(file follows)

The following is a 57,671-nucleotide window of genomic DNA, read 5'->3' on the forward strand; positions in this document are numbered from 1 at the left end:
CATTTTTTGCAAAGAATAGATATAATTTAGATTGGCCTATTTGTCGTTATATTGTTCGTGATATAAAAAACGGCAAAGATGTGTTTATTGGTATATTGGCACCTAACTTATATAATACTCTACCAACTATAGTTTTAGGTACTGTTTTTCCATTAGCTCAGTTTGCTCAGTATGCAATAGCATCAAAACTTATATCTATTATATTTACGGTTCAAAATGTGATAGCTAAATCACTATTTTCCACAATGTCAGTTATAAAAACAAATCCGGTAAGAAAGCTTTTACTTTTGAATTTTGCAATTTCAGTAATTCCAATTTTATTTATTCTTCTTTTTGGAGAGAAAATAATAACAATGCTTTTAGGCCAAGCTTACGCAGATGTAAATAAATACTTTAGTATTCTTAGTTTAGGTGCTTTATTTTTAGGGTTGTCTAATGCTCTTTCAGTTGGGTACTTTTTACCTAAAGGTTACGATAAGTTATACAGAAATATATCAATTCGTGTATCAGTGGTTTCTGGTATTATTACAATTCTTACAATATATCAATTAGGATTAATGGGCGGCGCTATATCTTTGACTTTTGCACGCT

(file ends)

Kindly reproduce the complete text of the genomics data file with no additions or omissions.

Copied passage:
The following is a 57,671-nucleotide window of genomic DNA, read 5'->3' on the forward strand; positions in this document are numbered from 1 at the left end:
CATTTTTTGCAAAGAATAGATATAATTTAGATTGGCCTATTTGTCGTTATATTGTTCGTGATATAAAAAACGGCAAAGATGTGTTTATTGGTATATTGGCACCTAACTTATATAATACTCTACCAACTATAGTTTTAGGTACTGTTTTTCCATTAGCTCAGTTTGCTCAGTATGCAATAGCATCAAAACTTATATCTATTATATTTACGGTTCAAAATGTGATAGCTAAATCACTATTTTCCACAATGTCAGTTATAAAAACAAATCCGGTAAGAAAGCTTTTACTTTTGAATTTTGCAATTTCAGTAATTCCAATTTTATTTATTCTTCTTTTTGGAGAGAAAATAATAACAATGCTTTTAGGCCAAGCTTACGCAGATGTAAATAAATACTTTAGTATTCTTAGTTTAGGTGCTTTATTTTTAGGGTTGTCTAATGCTCTTTCAGTTGGGTACTTTTTACCTAAAGGTTACGATAAGTTATACAGAAATATATCAATTCGTGTATCAGTGGTTTCTGGTATTATTACAATTCTTACAATATATCAATTAGGATTAATGGGCGGCGCTATATCTTTGACTTTTGCACGCT